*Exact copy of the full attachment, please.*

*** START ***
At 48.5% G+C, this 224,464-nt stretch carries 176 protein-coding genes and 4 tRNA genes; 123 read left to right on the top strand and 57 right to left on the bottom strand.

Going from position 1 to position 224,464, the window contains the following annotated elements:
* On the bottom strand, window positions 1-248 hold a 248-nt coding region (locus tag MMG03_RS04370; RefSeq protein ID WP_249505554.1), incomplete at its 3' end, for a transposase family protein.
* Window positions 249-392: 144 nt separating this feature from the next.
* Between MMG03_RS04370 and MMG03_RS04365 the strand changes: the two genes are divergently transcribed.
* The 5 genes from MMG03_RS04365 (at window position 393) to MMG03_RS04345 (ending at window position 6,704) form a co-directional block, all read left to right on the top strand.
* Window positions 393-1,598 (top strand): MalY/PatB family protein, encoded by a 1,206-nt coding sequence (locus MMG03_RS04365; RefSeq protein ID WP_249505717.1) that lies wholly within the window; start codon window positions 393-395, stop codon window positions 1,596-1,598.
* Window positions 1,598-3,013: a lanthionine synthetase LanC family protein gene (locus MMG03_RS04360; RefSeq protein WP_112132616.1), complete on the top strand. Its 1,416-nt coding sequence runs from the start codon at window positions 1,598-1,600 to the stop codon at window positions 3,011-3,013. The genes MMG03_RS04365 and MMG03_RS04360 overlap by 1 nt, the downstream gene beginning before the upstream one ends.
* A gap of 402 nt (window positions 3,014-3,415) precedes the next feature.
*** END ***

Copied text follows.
At 48.5% G+C, this 224,464-nt stretch carries 176 protein-coding genes and 4 tRNA genes; 123 read left to right on the top strand and 57 right to left on the bottom strand.

Going from position 1 to position 224,464, the window contains the following annotated elements:
* On the bottom strand, window positions 1-248 hold a 248-nt coding region (locus tag MMG03_RS04370; RefSeq protein ID WP_249505554.1), incomplete at its 3' end, for a transposase family protein.
* Window positions 249-392: 144 nt separating this feature from the next.
* Between MMG03_RS04370 and MMG03_RS04365 the strand changes: the two genes are divergently transcribed.
* The 5 genes from MMG03_RS04365 (at window position 393) to MMG03_RS04345 (ending at window position 6,704) form a co-directional block, all read left to right on the top strand.
* Window positions 393-1,598 (top strand): MalY/PatB family protein, encoded by a 1,206-nt coding sequence (locus MMG03_RS04365; RefSeq protein ID WP_249505717.1) that lies wholly within the window; start codon window positions 393-395, stop codon window positions 1,596-1,598.
* Window positions 1,598-3,013: a lanthionine synthetase LanC family protein gene (locus MMG03_RS04360; RefSeq protein WP_112132616.1), complete on the top strand. Its 1,416-nt coding sequence runs from the start codon at window positions 1,598-1,600 to the stop codon at window positions 3,011-3,013. The genes MMG03_RS04365 and MMG03_RS04360 overlap by 1 nt, the downstream gene beginning before the upstream one ends.
* A gap of 402 nt (window positions 3,014-3,415) precedes the next feature.